BACHELOR OF SCIENCE IN MECHANICAL ENGINEERING
The Mechanical Engineering program draws upon a number of basic and applied sciences to design, build, and improve devices, machines, processes, and systems that involve mechanical forces, work, and energy. It emphasizes the study of the efficient transformation of energy from one form to another and the behavior of solids, liquids, and gases.
The program includes the design and manufacture of structures used in industrial, biomedical, instrumentation, and transportation systems to name a few. It also includes converting thermal and chemical energy into mechanical work through engines and power plants; transporting energy via devices like heat exchangers, pipelines, gears, and linkages; and utilizing energy, forces, and structures to perform a variety of tasks. Since all manufactured products contain parts that transmit forces, mechanical engineering is considered vital in designing and selecting materials that will ensure the structural integrity of almost every product.
Program Educational Outcomes
Within three to five years after graduation, the graduates of the Bachelor of Science in Mechanical Engineering program shall have:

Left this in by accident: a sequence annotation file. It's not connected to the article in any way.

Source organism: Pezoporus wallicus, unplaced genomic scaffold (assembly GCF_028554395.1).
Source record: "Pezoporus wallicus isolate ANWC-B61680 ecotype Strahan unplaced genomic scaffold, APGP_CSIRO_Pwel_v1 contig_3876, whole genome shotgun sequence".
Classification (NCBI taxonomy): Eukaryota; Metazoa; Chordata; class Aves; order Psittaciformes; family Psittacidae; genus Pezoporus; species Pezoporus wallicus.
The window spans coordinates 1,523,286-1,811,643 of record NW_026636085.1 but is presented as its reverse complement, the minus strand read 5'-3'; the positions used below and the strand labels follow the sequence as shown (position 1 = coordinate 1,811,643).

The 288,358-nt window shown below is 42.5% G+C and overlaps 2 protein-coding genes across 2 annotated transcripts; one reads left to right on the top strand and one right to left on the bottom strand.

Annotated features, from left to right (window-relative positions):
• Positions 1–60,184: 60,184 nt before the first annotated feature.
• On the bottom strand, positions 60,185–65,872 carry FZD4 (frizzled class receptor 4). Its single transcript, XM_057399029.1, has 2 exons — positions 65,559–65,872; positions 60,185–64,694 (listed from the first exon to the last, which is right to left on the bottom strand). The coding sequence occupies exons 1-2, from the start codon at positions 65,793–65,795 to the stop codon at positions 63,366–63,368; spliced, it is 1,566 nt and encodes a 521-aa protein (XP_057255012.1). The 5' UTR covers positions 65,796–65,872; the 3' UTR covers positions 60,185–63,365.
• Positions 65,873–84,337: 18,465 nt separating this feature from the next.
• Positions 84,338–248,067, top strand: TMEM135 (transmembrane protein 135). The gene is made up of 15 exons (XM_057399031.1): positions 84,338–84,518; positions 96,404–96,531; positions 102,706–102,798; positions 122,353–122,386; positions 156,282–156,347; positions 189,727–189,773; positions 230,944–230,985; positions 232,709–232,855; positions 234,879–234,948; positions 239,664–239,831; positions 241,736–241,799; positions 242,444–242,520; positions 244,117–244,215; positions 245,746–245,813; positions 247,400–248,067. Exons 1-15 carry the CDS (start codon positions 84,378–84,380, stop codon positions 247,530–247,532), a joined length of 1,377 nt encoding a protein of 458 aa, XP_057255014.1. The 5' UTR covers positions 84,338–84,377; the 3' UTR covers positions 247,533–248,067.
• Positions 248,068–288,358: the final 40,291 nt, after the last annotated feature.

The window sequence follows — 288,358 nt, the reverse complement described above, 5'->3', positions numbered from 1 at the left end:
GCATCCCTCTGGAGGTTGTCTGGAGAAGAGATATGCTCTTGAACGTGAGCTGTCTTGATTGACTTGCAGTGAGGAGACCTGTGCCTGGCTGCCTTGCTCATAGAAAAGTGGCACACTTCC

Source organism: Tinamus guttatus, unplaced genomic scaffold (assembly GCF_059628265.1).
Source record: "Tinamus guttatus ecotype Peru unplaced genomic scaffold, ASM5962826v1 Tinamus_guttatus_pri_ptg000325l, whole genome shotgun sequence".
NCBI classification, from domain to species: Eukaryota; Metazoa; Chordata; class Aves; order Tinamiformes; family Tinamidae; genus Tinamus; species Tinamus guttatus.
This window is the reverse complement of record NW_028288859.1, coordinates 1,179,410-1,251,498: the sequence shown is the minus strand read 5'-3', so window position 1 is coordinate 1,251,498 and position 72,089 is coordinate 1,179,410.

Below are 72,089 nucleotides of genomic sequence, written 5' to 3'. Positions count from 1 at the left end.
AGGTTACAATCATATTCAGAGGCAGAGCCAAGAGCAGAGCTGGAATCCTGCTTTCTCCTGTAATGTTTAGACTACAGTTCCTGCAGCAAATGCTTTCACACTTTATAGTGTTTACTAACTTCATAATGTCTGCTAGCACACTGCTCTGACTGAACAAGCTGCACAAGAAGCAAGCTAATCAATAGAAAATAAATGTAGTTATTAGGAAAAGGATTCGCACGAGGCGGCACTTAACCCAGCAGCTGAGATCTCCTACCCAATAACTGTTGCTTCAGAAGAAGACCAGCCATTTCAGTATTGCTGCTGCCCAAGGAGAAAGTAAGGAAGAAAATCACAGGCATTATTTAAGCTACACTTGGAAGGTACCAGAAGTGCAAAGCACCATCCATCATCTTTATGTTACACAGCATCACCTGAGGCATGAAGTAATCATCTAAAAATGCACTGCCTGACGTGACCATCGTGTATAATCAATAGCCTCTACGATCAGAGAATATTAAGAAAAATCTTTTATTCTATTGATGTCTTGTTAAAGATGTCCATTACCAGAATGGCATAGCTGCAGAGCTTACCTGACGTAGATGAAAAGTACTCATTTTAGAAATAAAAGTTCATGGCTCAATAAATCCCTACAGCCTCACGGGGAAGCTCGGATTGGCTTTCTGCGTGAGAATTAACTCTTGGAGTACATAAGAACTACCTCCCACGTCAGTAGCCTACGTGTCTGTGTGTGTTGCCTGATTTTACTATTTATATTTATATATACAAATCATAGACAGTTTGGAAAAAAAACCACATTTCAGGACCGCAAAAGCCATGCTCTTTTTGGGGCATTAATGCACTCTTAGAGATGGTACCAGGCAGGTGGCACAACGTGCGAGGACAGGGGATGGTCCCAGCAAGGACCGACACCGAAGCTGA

1. Undertaken, singly or in teams, projects that show ability to solve complex engineering problems
2. Had substantial involvement in projects that take into consideration safety, health, environmental concerns and the public welfare, partly through adherence to required codes and laws.
3. Demonstrated professional success via promotions and/or positions of increasing responsibility
4. Demonstrated life-long learning via progress toward completion of an advanced degree, professional development/continuing education courses, or industrial training courses
5. Exhibited professional behavior and attitude in mechanical engineering practice
6. Initiated and implemented actions toward the improvement of engineering practice thru project development or research
At the end of the B.S. Mechanical Engineering Program, students are expected to demonstrate the following outcomes:
(a) An ability to apply knowledge of mathematics, science, and engineering
(b) An ability to design and conduct experiments, as well as to analyze and interpret data
(c) An ability to design a system, component, or process to meet desired needs within realistic constraints such as economic, environmental, social, political, ethical, health and safety, manufacturability, and sustainability
(d) An ability to function on multi-disciplinary teams
(e) An ability to identify, formulate, and solve engineering problems
(f) An understanding of professional and ethical responsibility
(g) An ability to communicate effectively
(h) The broad education necessary to understand the impact of engineering solutions in a global and societal context
(i) A recognition of the need for, and an ability to engage in life-long learning
(j) A knowledge of contemporary issues
(k) An ability to use the techniques, skills, and modern engineering tools necessary for engineering practice.
(l) Knowledge and understanding of engineering and management principles as a member and leader in a team, to manage projects and in multidisciplinary environments